Several people took a shot at it though, and each time he stepped in and finished the joke, sending the hopeful winner back to his seat and the audience into cheering. I was really starting to like this guy, even without being able to understand him. You could tell he was a natural performer and really liked what he was doing; especially when the women were dancing. He even joined one of them in her routine, but I won't go into that; it got a bit strange.

He also invited the men up on stage to do their own strip act. For this they got a t-shirt with the name of the pub on it. The damn things only cost about ten dollars, so I figured I'd just go ahead and pay for one and save the humiliation for later. One guy did go ahead and do it, and I can tell you it was not a pretty sight.

the ol' boy himself offers a toast!
Another little game involved two women and two men from the audience. For this one they got Galina to go up on stage. She was paired with another man from the audience in competition with another couple. Each woman was given a small piece of fruit. The object of the game was to push the fruit up through the bottom of one leg of the man's pants, all the way up across his crotch, and down the other pant leg and out the bottom.

It was a feverish and comical pace, they set. The audience roared with approval, especially when the fruit passed a more sensitive region of the mens' bodies. After about two minutes, the game was over.

Galina lost, but I think this is a good thing. I must admit, I would have been suspicious of our host if she had excelled at this sort of thing. The other girl handled the fruit, on the inside of the man's pants remember, with such sure hands and seeming experience, I think a lot of people lost respect for her.

But our Galina kept her innocence and dignity; even if she was faking it.

Okay, now you're probably wondering if I kept my promise to myself to have just one or two drinks and get straight back to bed. You've probably guessed by now I did not. No, we stayed there at the Dark Corner for quite a while, and my one or two drinks turned into several... and then many. Well, how could you leave a place this fun on a great night like this. My first night in St. Petersburg!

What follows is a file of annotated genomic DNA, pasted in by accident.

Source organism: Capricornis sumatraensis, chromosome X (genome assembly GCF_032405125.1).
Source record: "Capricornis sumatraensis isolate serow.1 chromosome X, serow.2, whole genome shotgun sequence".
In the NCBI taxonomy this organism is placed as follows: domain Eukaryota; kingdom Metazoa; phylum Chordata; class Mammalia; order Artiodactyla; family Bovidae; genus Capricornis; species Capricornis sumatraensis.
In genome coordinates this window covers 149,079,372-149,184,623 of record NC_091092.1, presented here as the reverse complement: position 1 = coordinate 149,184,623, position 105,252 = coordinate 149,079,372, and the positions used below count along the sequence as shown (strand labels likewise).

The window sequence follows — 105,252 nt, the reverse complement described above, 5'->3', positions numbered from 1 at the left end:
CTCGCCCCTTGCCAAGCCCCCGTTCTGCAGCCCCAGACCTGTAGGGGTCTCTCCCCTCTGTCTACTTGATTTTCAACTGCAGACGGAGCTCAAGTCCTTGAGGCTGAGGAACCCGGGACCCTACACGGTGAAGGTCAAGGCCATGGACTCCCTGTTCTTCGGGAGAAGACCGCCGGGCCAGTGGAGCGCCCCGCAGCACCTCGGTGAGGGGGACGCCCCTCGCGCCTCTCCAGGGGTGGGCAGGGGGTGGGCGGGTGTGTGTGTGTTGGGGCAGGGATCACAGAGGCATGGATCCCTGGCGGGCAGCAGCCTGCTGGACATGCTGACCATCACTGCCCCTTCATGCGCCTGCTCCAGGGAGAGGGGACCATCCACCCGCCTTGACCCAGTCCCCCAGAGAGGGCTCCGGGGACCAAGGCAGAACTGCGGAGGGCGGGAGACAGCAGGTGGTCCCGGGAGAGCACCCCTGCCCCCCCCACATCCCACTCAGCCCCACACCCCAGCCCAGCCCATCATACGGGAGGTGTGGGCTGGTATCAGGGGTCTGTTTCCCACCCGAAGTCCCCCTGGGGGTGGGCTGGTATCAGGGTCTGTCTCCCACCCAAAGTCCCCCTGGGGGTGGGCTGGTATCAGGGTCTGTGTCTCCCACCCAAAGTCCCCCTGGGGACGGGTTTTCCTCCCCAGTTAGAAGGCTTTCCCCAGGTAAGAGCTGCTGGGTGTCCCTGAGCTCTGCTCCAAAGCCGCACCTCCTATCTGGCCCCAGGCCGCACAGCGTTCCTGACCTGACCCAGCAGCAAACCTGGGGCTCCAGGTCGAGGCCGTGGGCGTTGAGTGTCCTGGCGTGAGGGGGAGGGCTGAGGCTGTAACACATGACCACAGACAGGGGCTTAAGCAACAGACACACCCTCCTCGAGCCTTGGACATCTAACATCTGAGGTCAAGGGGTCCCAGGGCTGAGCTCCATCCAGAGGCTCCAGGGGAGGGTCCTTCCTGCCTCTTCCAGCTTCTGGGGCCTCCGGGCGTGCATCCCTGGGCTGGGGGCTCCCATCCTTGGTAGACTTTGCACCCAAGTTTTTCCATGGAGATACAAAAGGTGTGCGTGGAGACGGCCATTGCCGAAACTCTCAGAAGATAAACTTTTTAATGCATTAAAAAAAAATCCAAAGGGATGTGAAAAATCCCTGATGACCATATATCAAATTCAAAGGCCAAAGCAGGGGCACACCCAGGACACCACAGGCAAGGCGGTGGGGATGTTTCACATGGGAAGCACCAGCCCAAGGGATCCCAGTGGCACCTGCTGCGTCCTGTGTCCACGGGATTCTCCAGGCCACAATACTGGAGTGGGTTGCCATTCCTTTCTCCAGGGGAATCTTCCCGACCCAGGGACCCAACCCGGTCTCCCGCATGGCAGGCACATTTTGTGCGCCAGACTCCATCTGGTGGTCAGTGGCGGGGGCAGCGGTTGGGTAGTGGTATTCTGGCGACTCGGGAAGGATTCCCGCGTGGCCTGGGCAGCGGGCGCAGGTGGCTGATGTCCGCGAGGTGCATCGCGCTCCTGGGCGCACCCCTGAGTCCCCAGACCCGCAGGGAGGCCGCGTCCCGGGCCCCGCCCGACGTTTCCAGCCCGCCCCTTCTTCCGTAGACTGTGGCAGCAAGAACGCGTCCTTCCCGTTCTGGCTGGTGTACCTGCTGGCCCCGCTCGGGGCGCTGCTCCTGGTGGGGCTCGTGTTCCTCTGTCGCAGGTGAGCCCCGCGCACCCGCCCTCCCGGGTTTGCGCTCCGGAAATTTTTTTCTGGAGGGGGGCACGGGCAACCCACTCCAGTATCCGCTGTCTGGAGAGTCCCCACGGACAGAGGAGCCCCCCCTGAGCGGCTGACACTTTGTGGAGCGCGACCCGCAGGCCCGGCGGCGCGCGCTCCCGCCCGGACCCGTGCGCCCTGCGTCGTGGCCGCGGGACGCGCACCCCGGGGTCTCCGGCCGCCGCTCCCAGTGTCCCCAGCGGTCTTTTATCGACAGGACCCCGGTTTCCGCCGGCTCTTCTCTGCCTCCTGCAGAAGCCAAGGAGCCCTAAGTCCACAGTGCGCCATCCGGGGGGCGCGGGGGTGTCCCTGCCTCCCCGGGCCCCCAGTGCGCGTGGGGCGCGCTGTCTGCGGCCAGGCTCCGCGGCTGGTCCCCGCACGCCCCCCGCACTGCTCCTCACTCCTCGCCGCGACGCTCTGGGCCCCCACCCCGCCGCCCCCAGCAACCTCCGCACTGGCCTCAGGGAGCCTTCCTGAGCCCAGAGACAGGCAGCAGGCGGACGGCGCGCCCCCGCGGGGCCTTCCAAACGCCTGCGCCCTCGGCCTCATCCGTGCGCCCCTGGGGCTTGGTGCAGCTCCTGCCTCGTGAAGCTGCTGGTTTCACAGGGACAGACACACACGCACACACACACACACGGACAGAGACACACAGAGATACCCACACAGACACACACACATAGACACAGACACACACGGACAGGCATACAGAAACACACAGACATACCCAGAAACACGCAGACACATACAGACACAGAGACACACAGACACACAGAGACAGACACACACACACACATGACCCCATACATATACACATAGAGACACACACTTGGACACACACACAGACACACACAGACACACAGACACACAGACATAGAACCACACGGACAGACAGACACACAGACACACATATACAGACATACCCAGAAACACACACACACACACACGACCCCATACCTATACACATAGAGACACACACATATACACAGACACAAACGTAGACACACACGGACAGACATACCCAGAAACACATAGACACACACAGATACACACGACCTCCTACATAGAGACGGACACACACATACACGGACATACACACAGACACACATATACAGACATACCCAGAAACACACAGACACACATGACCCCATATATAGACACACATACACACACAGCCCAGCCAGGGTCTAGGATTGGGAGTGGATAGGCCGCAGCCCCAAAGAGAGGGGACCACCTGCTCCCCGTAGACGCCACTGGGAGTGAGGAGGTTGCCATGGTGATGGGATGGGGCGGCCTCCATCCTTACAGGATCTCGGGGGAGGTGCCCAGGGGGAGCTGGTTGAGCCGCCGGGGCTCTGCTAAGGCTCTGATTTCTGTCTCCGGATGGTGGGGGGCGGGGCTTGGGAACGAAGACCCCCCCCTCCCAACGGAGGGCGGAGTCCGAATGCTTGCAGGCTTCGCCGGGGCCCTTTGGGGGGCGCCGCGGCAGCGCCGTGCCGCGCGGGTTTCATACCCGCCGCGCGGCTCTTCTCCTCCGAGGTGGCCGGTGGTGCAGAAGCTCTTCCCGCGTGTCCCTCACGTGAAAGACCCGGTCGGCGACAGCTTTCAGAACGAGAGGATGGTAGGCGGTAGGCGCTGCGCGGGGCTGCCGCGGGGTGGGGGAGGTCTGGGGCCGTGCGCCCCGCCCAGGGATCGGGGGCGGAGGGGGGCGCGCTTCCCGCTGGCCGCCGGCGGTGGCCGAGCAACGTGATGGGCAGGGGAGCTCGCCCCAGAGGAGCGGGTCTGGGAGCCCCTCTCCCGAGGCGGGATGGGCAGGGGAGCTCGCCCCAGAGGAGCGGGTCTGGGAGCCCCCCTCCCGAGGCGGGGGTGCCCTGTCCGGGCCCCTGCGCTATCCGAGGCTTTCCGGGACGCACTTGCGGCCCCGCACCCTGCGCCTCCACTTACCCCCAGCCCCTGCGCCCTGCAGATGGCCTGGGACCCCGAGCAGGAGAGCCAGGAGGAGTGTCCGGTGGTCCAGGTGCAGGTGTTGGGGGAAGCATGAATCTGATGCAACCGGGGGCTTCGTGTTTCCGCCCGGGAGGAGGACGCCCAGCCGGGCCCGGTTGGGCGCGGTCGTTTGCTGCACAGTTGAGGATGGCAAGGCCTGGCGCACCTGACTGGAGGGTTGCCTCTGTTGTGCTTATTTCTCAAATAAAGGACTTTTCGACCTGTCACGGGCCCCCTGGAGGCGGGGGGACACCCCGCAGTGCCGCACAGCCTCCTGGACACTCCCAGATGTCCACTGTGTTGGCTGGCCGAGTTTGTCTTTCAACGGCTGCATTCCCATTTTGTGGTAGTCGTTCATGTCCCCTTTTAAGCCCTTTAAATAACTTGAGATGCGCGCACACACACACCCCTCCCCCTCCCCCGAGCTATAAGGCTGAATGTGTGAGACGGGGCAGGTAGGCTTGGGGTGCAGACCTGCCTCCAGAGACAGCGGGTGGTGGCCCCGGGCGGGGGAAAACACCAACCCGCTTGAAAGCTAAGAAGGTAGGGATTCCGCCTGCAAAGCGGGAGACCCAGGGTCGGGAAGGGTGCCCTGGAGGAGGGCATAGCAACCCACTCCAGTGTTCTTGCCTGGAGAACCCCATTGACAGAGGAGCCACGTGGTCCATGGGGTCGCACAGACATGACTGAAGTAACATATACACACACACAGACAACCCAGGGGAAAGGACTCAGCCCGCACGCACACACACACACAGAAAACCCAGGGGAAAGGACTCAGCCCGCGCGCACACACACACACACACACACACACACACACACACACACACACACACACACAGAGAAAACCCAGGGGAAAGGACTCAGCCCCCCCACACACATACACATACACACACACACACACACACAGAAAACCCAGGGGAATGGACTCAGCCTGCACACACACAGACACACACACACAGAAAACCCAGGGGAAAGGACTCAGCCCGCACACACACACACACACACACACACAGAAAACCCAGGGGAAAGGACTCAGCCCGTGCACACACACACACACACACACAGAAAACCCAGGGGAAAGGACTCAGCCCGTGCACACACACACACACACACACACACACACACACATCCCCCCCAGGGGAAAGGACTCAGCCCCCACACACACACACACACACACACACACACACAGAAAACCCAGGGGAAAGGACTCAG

While we were there I also kept looking over at a very strange and kind of disturbing display inside a glass window, near the window facing outside the building. It consisted of a mannequin, wearing a gas mask behind a fence of barbed wire. There was strange lighting all around him, and a vanity plate with the Oakland Raiders on it stuck to the barbed wire. I had no idea what the creator was trying to convey, if anything, but my attention was drawn to it often during the night.

Also, behind it were what I thought were blue neon lights, in thin horizontal strips, against the window facing the outside of the building.

More of the interesting artwork on the walls of Dark Corner.
The show was still going strong when we finally decided to leave. Sasha and Vladimir bid us goodnight and we thanked them for a great time. They wished me an enjoyable stay in St. Petersburg and I told them it was off to a good start already.

When we got to the door and opened it, I got a huge surprise; it was still light out! The thin blue lights behind the strange display I had been thinking all night were neon lights were daylight! Or more technically speaking, sunlight! Welcome to St. Petersburg's wonderful (and baffling) White Nights!

We got a taxi back to Galina's apartment and I collapsed into bed, still in a daze from the whole experience. The Dark Corner was definately not where I suspected to find myself on my first night in Petersburg. And maybe you're thinking it is a pretty bizarre place to waste time in a city featuring some of the greatest architecture and most beautiful works of art anywhere in the world.

Well, I loved it. What great local flavor! The palaces and The Hermitage will all come in good time. You can't spend all your time in the museums. I had met some really good people who showed me a really fun time, and that is what this kind of trip was all about. For that reason, I remember the Dark Corner as a highlight of the trip.

And my cough and runny nose? Well, I took a couple of Excedrin PM and about five tablets of vitamin C, it was about five in the morning now, and fell fast asleep.

I woke up the next afternoon feeling great! St. Petersburg, 'Here I come!'

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All contents and photos © 1997 by Skip Evans